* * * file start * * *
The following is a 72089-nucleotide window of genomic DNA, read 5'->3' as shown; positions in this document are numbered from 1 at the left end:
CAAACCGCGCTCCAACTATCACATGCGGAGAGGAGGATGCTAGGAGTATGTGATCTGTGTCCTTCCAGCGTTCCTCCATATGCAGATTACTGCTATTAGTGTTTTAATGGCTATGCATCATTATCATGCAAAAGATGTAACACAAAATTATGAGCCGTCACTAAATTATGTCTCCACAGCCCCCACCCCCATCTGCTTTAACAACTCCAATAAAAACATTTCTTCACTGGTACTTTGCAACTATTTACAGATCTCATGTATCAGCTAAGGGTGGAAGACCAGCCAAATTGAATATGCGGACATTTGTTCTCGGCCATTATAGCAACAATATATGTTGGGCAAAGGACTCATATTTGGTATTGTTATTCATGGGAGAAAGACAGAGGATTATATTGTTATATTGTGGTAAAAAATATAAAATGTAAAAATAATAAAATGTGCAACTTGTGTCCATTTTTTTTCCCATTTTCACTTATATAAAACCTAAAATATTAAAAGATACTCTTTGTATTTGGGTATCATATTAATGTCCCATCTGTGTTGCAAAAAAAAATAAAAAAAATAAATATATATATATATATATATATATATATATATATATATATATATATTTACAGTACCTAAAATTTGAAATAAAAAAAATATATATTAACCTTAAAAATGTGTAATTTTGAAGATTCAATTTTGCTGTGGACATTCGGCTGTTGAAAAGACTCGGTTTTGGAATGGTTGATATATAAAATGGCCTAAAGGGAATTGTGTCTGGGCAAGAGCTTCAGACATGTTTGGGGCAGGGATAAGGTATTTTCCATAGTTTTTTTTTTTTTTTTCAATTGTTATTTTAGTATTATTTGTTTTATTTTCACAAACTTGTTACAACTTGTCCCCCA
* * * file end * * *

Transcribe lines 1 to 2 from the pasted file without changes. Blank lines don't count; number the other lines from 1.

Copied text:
The following is a 72089-nucleotide window of genomic DNA, read 5'->3' as shown; positions in this document are numbered from 1 at the left end:
CAAACCGCGCTCCAACTATCACATGCGGAGAGGAGGATGCTAGGAGTATGTGATCTGTGTCCTTCCAGCGTTCCTCCATATGCAGATTACTGCTATTAGTGTTTTAATGGCTATGCATCATTATCATGCAAAAGATGTAACACAAAATTATGAGCCGTCACTAAATTATGTCTCCACAGCCCCCACCCCCATCTGCTTTAACAACTCCAATAAAAACATTTCTTCACTGGTACTTTGCAACTATTTACAGATCTCATGTATCAGCTAAGGGTGGAAGACCAGCCAAATTGAATATGCGGACATTTGTTCTCGGCCATTATAGCAACAATATATGTTGGGCAAAGGACTCATATTTGGTATTGTTATTCATGGGAGAAAGACAGAGGATTATATTGTTATATTGTGGTAAAAAATATAAAATGTAAAAATAATAAAATGTGCAACTTGTGTCCATTTTTTTTCCCATTTTCACTTATATAAAACCTAAAATATTAAAAGATACTCTTTGTATTTGGGTATCATATTAATGTCCCATCTGTGTTGCAAAAAAAAATAAAAAAAATAAATATATATATATATATATATATATATATATATATATATATATATATTTACAGTACCTAAAATTTGAAATAAAAAAAATATATATTAACCTTAAAAATGTGTAATTTTGAAGATTCAATTTTGCTGTGGACATTCGGCTGTTGAAAAGACTCGGTTTTGGAATGGTTGATATATAAAATGGCCTAAAGGGAATTGTGTCTGGGCAAGAGCTTCAGACATGTTTGGGGCAGGGATAAGGTATTTTCCATAGTTTTTTTTTTTTTTTTCAATTGTTATTTTAGTATTATTTGTTTTATTTTCACAAACTTGTTACAACTTGTCCCCCA